Harel Dan
5 min readOct 22, 2018


X Marks The Spot: Identifying MIM-104 Patriot Batteries From Sentinel-1 SAR Multi-temporal Imagery

There are two main types of remote sensing satellites: optical and radar. Each type can be subdivided further into sub-categories based on aperture, orbit, and bands. One of the most used is ESA’s Copernicus program Sentinel 1 pair of satellites, S1A and S1B, giving a combined average revisit time of 1.5 days in a best case scenario.

Such a high-resolution and high revisit time, as well as the open access approach, has made the data these satellites provide essential in many fields of study, from emergency response, marine monitoring, vegetation analysis, wildfire quantification, and urban planning.

The data can be freely downloaded and analysed on many platforms, including Copernicus Open Data Hub, Sentinel EO Browser and Google Earth Engine,

Whereas optical imagery can have optical interferences like clouds and dust, radar images can for the most part “see” through water vapor and other fine particulate matter. Conversely, radars can be susceptible to interferences from other radiation sources on the ground and in the air transmitting in similar wavelengths.

Free roaming with Sentinel-1 data, you encounter many types of interferences, blips, bloops, speckles, and waves, so aggregating several images can create a smoother image, and remove some if not all of the interferences.

“Blips, bloops, speckles, and waves” — Screenshots from Sentinel-Hub EO Browser
ESA, 2016

These image artifacts are the result of higher return signals. They come in a variety of polarizations, dimensions and locations, but will always have a main angle perpendicular the the satellite flight direction, thus will have two distinct tilt angles based on the orbit type.

Two paragraphs ago I mentioned that most of the noise can be removed by some forms of image aggregation, or multi-temporal analysis, where for each image pixel the lowest value is selected. When I attempted such a feat in Google Earth Engine, I accidentally selected the maximum value, and the results were staggering.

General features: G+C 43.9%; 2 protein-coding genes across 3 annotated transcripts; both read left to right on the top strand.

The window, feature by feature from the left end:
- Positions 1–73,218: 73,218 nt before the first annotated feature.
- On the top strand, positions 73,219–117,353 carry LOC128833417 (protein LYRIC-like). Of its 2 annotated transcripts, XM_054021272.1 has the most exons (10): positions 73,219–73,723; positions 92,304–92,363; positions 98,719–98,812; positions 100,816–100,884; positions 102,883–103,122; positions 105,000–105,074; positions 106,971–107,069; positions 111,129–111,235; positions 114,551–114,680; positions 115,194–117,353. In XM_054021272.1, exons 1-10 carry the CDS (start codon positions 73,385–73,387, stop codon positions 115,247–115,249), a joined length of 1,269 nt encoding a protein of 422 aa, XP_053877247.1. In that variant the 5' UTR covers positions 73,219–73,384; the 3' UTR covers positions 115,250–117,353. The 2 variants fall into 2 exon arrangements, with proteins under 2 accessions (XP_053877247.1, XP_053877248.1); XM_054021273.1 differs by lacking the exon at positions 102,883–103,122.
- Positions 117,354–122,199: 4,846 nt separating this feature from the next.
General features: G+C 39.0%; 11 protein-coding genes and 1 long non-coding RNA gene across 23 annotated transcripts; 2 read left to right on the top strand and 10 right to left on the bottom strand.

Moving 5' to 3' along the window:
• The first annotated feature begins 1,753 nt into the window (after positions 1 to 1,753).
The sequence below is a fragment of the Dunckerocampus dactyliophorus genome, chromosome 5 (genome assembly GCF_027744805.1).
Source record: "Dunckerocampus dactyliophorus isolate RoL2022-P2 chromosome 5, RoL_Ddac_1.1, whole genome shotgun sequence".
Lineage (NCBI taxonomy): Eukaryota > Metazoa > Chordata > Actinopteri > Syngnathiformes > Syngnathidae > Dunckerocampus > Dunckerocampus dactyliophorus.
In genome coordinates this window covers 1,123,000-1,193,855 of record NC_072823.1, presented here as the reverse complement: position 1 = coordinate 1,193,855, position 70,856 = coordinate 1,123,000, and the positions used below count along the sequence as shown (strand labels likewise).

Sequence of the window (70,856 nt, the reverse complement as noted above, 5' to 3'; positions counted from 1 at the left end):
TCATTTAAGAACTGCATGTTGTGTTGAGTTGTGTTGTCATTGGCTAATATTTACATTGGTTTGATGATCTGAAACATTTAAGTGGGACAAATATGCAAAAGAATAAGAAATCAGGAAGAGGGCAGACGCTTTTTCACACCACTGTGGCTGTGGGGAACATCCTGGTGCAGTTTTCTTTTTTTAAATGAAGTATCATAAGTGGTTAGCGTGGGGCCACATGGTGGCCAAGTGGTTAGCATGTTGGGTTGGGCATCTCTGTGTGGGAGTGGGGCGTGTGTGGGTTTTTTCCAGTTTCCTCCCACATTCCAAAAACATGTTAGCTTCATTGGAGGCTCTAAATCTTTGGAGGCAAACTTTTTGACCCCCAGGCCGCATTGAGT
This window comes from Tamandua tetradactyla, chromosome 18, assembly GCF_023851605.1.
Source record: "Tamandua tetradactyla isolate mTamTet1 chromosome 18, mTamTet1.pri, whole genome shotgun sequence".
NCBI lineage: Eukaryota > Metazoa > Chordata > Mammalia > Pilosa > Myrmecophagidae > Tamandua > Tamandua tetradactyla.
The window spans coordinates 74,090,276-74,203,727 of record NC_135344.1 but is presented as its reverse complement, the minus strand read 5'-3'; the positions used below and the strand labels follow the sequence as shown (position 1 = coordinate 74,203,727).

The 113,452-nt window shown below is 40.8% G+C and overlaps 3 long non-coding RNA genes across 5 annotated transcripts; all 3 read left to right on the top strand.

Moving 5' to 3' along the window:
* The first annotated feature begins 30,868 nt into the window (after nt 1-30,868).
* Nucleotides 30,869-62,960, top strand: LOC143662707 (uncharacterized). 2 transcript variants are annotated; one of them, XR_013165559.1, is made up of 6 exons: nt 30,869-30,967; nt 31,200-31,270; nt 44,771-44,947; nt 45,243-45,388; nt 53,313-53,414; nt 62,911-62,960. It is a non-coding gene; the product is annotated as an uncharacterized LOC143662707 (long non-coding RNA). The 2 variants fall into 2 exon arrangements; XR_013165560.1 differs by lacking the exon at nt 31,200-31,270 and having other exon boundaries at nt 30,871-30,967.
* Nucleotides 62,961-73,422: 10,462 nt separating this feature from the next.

Displaying a combination of VH and VV polarizations, these lines, the result of overlapping ascending and descending orbit interferences, consistently converge.

X marks a spot, what is it?

What is it?

Long story short, some of these are AN/MPQ-53/65 phased array radars that form a Patriot missile battery C². Looking at official documentation, the military G-band is the civilian C-band. Sentinel-1 central frequency is 5.405 Ghz, well within this range, hence my working hypothesis is that there is some sort of ground based interference with the Sentinel-1 signal.

So anywhere in the world these artifacts appear, they may point to a location of a patriot battery, or other early warning system, as I shall show.

Here are several locations as seen in the GEE results viewer, and a zoom in of the convergence using Google satellite imagery.

Ascending and Descending orbits converge over Al-Udeid Base in Qatar
Al-Udeid MIM-104 Patriot battery
Ascending and Descending orbits converge over Isa Airbase in Bahrain
Isa Airbase MIM-104 Patriot battery

Corroboration for my analysis comes from other GEOINT analysts, whom using the recent Strava Faux Pas, pinpointied Emirati Patriot deployment in Aden. This exact location is once a gain the exact center of the X

Ascending and Descending orbits converge over Aden, Yemen
Ascending and Descending orbits converge over Al-Azraq Airbase, Jordan
Al-Azraq Airbase MIM-104 Patriot battery
Ali Al-Salem Airbase, Kuwait
Israeli Patriot deployment
White Sands Missile Range

These example are with high confidence the result of the AN/MPQ-53/65 Radar. However, there are other sources for interferences, such as the Swedish STRIL array

STRIL Array around Sweden
STRIL location in Sweden

The above screenshots are from my GEE script.

If you don’t have a GEE account, the results are available via GEE Apps.

The script collates a defined time span of images, performs the necessary filters, and displays the result. The longer the time span, the more “noise” gets added to the result, and the convergence lines become more robust. Theoretically, If you limit the time span, one could infer deployments of forces based on the time the convergence appears and disappears, give or take a few days.

A final note: EO data is becoming more democratized and accessible, similar to how Google Earth has democratized GIS in a way, and made aerial imagery publicly available some 15 years ago. That said, it is crucial that companies, organizations and nations adapt to the new reality, especially those who deal with perceived classified information they do not want to have arm-chair analysts expose.